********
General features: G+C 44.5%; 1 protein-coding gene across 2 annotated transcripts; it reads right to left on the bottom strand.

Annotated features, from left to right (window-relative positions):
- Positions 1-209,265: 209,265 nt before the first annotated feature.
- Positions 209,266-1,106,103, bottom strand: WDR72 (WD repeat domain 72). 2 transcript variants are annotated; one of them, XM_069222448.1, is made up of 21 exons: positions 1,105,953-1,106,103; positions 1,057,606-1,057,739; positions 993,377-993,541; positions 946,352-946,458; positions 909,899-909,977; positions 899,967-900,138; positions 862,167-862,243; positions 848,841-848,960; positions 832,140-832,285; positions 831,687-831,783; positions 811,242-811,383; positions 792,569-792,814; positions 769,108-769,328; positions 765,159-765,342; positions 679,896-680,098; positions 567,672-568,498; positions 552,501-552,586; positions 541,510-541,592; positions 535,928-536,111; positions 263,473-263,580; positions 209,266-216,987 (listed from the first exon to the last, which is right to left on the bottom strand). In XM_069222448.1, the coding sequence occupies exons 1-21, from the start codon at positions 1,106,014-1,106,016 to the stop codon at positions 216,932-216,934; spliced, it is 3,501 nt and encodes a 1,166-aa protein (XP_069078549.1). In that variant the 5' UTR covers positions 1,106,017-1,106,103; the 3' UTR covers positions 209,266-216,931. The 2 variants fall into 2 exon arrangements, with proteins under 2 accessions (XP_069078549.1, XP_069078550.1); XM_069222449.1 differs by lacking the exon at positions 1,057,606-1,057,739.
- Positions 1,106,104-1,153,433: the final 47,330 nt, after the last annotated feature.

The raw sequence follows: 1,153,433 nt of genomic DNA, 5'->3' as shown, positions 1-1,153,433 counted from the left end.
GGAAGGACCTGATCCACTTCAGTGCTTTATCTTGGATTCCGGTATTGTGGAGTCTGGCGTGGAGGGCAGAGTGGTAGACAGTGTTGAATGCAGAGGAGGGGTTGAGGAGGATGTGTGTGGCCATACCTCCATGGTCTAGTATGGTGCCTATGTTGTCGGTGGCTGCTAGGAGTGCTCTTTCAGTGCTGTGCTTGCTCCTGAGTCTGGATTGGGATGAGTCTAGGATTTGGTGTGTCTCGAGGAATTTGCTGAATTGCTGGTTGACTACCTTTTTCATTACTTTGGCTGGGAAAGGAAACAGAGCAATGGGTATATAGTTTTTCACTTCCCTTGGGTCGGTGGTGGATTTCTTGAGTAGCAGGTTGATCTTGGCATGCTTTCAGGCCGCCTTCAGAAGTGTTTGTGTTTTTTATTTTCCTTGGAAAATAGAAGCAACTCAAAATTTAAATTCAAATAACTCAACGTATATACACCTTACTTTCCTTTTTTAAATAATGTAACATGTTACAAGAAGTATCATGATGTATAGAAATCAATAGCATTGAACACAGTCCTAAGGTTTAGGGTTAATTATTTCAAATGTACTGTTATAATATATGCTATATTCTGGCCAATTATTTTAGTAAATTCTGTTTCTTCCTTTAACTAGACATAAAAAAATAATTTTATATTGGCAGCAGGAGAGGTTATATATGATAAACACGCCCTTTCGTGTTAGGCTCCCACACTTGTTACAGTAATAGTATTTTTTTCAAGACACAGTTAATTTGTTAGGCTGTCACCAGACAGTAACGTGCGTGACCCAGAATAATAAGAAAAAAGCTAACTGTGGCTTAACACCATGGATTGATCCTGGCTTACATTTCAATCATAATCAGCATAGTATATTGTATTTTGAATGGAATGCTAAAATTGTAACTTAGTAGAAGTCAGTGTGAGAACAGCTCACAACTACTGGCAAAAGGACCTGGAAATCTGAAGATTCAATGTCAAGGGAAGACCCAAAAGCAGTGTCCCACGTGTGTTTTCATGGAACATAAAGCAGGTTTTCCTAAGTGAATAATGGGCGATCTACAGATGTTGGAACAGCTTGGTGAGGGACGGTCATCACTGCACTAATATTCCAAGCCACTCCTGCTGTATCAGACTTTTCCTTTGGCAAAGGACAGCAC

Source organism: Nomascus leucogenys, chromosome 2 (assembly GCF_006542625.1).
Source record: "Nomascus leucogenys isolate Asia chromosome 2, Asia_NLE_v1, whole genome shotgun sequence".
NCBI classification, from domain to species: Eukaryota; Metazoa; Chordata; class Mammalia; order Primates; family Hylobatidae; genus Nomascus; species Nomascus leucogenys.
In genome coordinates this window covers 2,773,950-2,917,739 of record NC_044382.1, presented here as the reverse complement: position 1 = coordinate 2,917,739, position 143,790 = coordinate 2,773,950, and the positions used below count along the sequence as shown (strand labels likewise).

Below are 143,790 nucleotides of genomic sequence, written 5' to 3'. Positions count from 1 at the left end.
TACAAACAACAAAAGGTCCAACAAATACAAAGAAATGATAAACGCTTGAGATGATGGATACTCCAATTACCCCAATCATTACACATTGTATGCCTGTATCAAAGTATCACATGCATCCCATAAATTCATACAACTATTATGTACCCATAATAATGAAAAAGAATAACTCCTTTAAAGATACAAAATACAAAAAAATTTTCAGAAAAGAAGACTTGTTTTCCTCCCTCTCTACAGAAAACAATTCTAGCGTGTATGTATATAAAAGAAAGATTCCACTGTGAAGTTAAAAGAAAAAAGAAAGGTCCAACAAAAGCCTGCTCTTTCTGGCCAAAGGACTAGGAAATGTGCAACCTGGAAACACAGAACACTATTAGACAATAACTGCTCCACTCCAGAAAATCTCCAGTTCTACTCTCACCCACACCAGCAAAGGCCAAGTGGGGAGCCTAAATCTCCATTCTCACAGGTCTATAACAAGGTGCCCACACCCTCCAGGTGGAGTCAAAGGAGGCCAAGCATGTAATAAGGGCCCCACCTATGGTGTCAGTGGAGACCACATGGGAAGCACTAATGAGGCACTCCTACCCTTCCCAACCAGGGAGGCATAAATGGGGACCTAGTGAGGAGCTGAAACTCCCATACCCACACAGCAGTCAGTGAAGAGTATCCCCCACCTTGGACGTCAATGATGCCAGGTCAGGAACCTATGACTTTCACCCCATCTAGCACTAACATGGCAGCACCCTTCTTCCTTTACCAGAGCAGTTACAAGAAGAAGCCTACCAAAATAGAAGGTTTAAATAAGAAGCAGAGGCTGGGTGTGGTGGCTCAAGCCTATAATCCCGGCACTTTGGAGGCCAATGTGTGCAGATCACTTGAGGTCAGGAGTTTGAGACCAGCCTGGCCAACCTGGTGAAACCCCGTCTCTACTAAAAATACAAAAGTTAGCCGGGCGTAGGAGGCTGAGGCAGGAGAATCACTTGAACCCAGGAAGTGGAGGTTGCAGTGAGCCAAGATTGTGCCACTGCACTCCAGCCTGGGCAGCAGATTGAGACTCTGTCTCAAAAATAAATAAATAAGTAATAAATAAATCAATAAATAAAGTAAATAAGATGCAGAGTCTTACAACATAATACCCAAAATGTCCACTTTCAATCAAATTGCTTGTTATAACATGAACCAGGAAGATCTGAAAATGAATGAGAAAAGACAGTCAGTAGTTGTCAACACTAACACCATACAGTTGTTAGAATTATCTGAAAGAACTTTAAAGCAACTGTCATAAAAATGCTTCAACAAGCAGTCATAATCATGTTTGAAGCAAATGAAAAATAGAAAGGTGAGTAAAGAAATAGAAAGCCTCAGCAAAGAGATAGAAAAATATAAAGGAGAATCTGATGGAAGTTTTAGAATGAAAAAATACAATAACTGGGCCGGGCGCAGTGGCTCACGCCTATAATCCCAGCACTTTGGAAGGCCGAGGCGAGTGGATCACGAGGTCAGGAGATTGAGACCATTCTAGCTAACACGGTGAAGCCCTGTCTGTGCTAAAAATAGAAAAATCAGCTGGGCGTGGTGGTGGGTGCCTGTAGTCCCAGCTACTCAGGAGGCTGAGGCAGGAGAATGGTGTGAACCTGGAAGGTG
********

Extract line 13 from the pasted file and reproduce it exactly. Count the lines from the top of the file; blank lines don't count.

TACAAACAACAAAAGGTCCAACAAATACAAAGAAATGATAAACGCTTGAGATGATGGATACTCCAATTACCCCAATCATTACACATTGTATGCCTGTATCAAAGTATCACATGCATCCCATAAATTCATACAACTATTATGTACCCATAATAATGAAAAAGAATAACTCCTTTAAAGATACAAAATACAAAAAAATTTTCAGAAAAGAAGACTTGTTTTCCTCCCTCTCTACAGAAAACAATTCTAGCGTGTATGTATATAAAAGAAAGATTCCACTGTGAAGTTAAAAGAAAAAAGAAAGGTCCAACAAAAGCCTGCTCTTTCTGGCCAAAGGACTAGGAAATGTGCAACCTGGAAACACAGAACACTATTAGACAATAACTGCTCCACTCCAGAAAATCTCCAGTTCTACTCTCACCCACACCAGCAAAGGCCAAGTGGGGAGCCTAAATCTCCATTCTCACAGGTCTATAACAAGGTGCCCACACCCTCCAGGTGGAGTCAAAGGAGGCCAAGCATGTAATAAGGGCCCCACCTATGGTGTCAGTGGAGACCACATGGGAAGCACTAATGAGGCACTCCTACCCTTCCCAACCAGGGAGGCATAAATGGGGACCTAGTGAGGAGCTGAAACTCCCATACCCACACAGCAGTCAGTGAAGAGTATCCCCCACCTTGGACGTCAATGATGCCAGGTCAGGAACCTATGACTTTCACCCCATCTAGCACTAACATGGCAGCACCCTTCTTCCTTTACCAGAGCAGTTACAAGAAGAAGCCTACCAAAATAGAAGGTTTAAATAAGAAGCAGAGGCTGGGTGTGGTGGCTCAAGCCTATAATCCCGGCACTTTGGAGGCCAATGTGTGCAGATCACTTGAGGTCAGGAGTTTGAGACCAGCCTGGCCAACCTGGTGAAACCCCGTCTCTACTAAAAATACAAAAGTTAGCCGGGCGTAGGAGGCTGAGGCAGGAGAATCACTTGAACCCAGGAAGTGGAGGTTGCAGTGAGCCAAGATTGTGCCACTGCACTCCAGCCTGGGCAGCAGATTGAGACTCTGTCTCAAAAATAAATAAATAAGTAATAAATAAATCAATAAATAAAGTAAATAAGATGCAGAGTCTTACAACATAATACCCAAAATGTCCACTTTCAATCAAATTGCTTGTTATAACATGAACCAGGAAGATCTGAAAATGAATGAGAAAAGACAGTCAGTAGTTGTCAACACTAACACCATACAGTTGTTAGAATTATCTGAAAGAACTTTAAAGCAACTGTCATAAAAATGCTTCAACAAGCAGTCATAATCATGTTTGAAGCAAATGAAAAATAGAAAGGTGAGTAAAGAAATAGAAAGCCTCAGCAAAGAGATAGAAAAATATAAAGGAGAATCTGATGGAAGTTTTAGAATGAAAAAATACAATAACTGGGCCGGGCGCAGTGGCTCACGCCTATAATCCCAGCACTTTGGAAGGCCGAGGCGAGTGGATCACGAGGTCAGGAGATTGAGACCATTCTAGCTAACACGGTGAAGCCCTGTCTGTGCTAAAAATAGAAAAATCAGCTGGGCGTGGTGGTGGGTGCCTGTAGTCCCAGCTACTCAGGAGGCTGAGGCAGGAGAATGGTGTGAACCTGGAAGGTG